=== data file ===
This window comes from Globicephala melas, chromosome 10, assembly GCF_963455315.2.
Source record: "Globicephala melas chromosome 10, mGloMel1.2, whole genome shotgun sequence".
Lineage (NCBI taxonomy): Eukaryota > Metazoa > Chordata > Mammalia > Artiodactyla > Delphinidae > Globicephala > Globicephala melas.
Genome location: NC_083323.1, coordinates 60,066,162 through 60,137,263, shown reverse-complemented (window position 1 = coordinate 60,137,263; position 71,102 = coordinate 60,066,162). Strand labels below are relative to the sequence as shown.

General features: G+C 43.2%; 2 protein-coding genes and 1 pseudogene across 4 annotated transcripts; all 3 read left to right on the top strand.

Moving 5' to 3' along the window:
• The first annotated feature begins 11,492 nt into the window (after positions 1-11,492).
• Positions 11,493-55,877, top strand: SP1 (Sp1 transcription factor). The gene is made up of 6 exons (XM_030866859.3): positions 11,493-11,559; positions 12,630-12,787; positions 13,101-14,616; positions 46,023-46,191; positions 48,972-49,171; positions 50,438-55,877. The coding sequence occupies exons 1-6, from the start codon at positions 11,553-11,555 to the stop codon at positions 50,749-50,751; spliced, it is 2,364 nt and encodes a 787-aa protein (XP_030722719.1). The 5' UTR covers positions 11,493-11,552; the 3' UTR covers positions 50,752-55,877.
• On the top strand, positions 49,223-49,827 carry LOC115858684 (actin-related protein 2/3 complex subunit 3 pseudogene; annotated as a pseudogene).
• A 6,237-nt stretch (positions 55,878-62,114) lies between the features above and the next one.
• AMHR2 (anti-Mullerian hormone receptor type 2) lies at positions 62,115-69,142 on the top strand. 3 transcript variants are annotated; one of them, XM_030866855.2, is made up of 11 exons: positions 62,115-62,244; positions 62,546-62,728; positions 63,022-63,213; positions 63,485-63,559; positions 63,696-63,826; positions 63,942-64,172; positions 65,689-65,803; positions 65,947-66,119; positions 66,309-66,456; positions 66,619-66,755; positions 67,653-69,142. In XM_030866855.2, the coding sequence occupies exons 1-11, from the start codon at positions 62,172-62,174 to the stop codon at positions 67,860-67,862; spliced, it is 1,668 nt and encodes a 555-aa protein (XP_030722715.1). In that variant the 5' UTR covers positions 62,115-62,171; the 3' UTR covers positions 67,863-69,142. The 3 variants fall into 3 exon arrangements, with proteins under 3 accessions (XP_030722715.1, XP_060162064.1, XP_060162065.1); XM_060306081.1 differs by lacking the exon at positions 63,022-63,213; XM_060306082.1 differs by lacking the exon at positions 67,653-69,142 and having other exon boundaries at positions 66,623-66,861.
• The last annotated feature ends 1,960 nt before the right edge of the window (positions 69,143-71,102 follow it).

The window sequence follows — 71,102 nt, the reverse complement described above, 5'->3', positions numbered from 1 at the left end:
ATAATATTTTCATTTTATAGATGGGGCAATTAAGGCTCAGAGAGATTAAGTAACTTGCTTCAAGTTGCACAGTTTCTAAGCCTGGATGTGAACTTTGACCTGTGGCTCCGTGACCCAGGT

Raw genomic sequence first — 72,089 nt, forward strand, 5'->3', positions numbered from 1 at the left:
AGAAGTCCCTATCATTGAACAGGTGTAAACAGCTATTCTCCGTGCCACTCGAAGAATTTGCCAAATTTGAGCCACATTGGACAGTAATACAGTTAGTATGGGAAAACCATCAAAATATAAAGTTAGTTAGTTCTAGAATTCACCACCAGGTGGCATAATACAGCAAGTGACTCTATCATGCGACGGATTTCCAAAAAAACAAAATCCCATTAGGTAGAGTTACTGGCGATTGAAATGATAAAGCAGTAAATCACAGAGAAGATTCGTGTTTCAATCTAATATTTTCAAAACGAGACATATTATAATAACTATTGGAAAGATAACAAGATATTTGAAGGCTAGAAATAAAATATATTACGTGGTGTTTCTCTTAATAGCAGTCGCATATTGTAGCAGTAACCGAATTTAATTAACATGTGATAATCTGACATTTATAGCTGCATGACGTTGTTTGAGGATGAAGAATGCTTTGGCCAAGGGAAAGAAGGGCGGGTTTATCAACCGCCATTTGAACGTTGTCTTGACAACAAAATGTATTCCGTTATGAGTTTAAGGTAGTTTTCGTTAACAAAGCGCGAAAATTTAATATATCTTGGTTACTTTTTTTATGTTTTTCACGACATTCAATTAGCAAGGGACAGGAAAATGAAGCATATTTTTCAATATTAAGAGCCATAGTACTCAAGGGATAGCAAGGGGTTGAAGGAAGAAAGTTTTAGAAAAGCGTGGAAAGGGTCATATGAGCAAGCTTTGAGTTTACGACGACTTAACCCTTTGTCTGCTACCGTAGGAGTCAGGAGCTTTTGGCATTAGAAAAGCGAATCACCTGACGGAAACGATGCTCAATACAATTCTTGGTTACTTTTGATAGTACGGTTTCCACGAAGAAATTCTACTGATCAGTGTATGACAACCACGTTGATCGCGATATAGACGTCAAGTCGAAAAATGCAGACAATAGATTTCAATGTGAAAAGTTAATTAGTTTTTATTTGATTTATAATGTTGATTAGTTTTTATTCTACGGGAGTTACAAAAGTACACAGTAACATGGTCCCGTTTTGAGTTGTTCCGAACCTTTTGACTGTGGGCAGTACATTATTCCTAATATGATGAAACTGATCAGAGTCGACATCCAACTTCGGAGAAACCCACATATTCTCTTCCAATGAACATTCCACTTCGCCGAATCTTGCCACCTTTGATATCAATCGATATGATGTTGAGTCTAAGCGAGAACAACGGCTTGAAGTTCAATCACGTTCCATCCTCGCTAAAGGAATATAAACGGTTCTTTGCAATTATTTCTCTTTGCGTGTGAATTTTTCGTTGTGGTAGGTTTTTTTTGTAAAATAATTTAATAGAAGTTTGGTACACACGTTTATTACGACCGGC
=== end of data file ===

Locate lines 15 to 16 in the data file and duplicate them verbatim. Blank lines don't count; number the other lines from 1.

Raw genomic sequence first — 72,089 nt, forward strand, 5'->3', positions numbered from 1 at the left:
AGAAGTCCCTATCATTGAACAGGTGTAAACAGCTATTCTCCGTGCCACTCGAAGAATTTGCCAAATTTGAGCCACATTGGACAGTAATACAGTTAGTATGGGAAAACCATCAAAATATAAAGTTAGTTAGTTCTAGAATTCACCACCAGGTGGCATAATACAGCAAGTGACTCTATCATGCGACGGATTTCCAAAAAAACAAAATCCCATTAGGTAGAGTTACTGGCGATTGAAATGATAAAGCAGTAAATCACAGAGAAGATTCGTGTTTCAATCTAATATTTTCAAAACGAGACATATTATAATAACTATTGGAAAGATAACAAGATATTTGAAGGCTAGAAATAAAATATATTACGTGGTGTTTCTCTTAATAGCAGTCGCATATTGTAGCAGTAACCGAATTTAATTAACATGTGATAATCTGACATTTATAGCTGCATGACGTTGTTTGAGGATGAAGAATGCTTTGGCCAAGGGAAAGAAGGGCGGGTTTATCAACCGCCATTTGAACGTTGTCTTGACAACAAAATGTATTCCGTTATGAGTTTAAGGTAGTTTTCGTTAACAAAGCGCGAAAATTTAATATATCTTGGTTACTTTTTTTATGTTTTTCACGACATTCAATTAGCAAGGGACAGGAAAATGAAGCATATTTTTCAATATTAAGAGCCATAGTACTCAAGGGATAGCAAGGGGTTGAAGGAAGAAAGTTTTAGAAAAGCGTGGAAAGGGTCATATGAGCAAGCTTTGAGTTTACGACGACTTAACCCTTTGTCTGCTACCGTAGGAGTCAGGAGCTTTTGGCATTAGAAAAGCGAATCACCTGACGGAAACGATGCTCAATACAATTCTTGGTTACTTTTGATAGTACGGTTTCCACGAAGAAATTCTACTGATCAGTGTATGACAACCACGTTGATCGCGATATAGACGTCAAGTCGAAAAATGCAGACAATAGATTTCAATGTGAAAAGTTAATTAGTTTTTATTTGATTTATAATGTTGATTAGTTTTTATTCTACGGGAGTTACAAAAGTACACAGTAACATGGTCCCGTTTTGAGTTGTTCCGAACCTTTTGACTGTGGGCAGTACATTATTCCTAATATGATGAAACTGATCAGAGTCGACATCCAACTTCGGAGAAACCCACATATTCTCTTCCAATGAACATTCCACTTCGCCGAATCTTGCCACCTTTGATATCAATCGATATGATGTTGAGTCTAAGCGAGAACAACGGCTTGAAGTTCAATCACGTTCCATCCTCGCTAAAGGAATATAAACGGTTCTTTGCAATTATTTCTCTTTGCGTGTGAATTTTTCGTTGTGGTAGGTTTTTTTTGTAAAATAATTTAATAGAAGTTTGGTACACACGTTTATTACGACCGGC